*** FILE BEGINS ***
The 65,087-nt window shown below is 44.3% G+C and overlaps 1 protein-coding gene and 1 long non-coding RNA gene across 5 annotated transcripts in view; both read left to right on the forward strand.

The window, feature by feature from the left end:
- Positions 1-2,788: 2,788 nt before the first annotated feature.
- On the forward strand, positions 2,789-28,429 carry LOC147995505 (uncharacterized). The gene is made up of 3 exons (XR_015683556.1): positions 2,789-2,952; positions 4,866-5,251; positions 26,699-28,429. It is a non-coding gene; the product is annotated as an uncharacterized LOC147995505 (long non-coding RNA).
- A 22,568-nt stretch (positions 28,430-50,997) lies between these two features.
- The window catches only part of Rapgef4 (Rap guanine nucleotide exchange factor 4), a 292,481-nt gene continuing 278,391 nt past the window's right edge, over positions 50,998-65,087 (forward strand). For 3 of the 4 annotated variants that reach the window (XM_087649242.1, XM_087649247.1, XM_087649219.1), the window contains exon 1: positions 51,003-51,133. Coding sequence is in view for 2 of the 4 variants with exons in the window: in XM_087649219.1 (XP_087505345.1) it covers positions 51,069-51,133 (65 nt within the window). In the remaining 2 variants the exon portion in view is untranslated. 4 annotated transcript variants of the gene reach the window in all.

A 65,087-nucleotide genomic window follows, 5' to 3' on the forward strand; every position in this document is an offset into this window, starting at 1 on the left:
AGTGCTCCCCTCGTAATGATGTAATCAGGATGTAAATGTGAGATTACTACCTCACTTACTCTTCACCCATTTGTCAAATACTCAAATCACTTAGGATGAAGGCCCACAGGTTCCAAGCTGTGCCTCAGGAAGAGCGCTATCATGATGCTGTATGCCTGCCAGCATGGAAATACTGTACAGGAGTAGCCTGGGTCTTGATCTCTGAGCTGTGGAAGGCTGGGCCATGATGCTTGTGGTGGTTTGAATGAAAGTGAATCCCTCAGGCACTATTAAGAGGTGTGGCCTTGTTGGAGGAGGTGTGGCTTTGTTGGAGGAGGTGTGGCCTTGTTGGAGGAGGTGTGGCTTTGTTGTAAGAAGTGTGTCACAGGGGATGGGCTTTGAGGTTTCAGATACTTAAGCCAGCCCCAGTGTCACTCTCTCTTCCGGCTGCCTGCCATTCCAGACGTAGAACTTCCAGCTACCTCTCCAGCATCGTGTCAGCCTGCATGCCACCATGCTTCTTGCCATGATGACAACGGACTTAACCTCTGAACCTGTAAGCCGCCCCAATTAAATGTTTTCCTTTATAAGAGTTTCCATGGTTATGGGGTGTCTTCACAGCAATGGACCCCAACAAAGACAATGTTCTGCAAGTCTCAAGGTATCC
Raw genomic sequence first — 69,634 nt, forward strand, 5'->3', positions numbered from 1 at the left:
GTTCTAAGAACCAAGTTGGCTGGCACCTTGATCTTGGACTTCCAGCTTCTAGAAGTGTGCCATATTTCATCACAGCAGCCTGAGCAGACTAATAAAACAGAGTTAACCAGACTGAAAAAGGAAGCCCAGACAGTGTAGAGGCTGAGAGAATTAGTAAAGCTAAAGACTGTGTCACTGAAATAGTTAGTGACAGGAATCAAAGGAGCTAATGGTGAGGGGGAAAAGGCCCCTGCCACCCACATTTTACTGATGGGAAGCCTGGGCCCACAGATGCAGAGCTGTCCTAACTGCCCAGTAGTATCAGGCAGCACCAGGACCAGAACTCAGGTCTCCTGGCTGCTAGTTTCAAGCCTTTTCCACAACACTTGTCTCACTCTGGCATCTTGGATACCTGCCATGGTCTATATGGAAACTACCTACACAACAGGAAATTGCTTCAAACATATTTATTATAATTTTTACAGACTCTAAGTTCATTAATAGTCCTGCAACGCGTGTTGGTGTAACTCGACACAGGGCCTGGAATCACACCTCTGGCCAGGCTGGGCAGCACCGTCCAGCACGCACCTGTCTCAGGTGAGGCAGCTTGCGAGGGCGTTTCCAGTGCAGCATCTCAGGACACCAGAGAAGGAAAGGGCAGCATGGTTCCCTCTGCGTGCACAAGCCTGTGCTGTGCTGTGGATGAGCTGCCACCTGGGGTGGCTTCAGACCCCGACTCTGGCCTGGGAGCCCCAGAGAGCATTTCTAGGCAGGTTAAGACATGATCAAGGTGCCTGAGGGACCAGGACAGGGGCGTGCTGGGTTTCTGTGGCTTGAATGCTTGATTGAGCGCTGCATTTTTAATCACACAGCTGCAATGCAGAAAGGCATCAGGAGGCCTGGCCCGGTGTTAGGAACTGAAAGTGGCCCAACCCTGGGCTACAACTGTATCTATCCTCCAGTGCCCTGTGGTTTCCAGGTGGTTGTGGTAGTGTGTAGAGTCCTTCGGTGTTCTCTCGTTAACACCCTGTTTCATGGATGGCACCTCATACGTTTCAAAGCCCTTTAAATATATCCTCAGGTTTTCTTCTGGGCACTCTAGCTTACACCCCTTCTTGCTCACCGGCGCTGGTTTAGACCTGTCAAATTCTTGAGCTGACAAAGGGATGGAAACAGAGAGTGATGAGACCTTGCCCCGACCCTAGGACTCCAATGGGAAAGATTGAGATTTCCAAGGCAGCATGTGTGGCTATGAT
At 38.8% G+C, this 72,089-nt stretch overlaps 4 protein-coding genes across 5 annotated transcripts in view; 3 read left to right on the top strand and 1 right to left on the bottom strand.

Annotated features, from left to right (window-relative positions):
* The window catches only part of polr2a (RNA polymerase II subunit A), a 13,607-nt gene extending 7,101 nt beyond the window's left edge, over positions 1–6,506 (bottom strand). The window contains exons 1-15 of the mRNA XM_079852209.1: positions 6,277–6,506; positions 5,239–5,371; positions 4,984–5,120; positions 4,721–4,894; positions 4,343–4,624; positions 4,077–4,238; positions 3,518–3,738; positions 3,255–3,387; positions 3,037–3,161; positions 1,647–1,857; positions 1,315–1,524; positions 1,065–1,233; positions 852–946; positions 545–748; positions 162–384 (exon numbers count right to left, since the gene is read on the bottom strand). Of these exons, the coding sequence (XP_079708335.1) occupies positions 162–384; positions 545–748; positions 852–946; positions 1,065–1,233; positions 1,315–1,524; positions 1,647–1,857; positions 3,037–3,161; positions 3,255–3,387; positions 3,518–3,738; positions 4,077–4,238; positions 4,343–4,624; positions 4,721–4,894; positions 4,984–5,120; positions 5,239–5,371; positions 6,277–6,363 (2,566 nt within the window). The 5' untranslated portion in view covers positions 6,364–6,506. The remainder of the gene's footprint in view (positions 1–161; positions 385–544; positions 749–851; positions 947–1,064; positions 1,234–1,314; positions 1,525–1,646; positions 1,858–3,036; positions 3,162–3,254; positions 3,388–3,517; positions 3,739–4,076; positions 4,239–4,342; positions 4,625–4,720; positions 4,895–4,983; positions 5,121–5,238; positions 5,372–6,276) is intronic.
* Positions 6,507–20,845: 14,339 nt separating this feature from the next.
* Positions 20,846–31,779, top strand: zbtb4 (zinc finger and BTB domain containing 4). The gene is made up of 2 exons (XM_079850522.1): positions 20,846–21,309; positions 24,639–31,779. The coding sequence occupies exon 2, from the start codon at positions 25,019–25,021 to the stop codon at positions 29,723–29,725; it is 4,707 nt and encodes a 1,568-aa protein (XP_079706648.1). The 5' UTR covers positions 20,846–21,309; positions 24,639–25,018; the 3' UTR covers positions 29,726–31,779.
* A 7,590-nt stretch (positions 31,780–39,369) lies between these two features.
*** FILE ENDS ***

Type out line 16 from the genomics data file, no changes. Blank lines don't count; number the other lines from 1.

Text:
* A 7,590-nt stretch (positions 31,780–39,369) lies between these two features.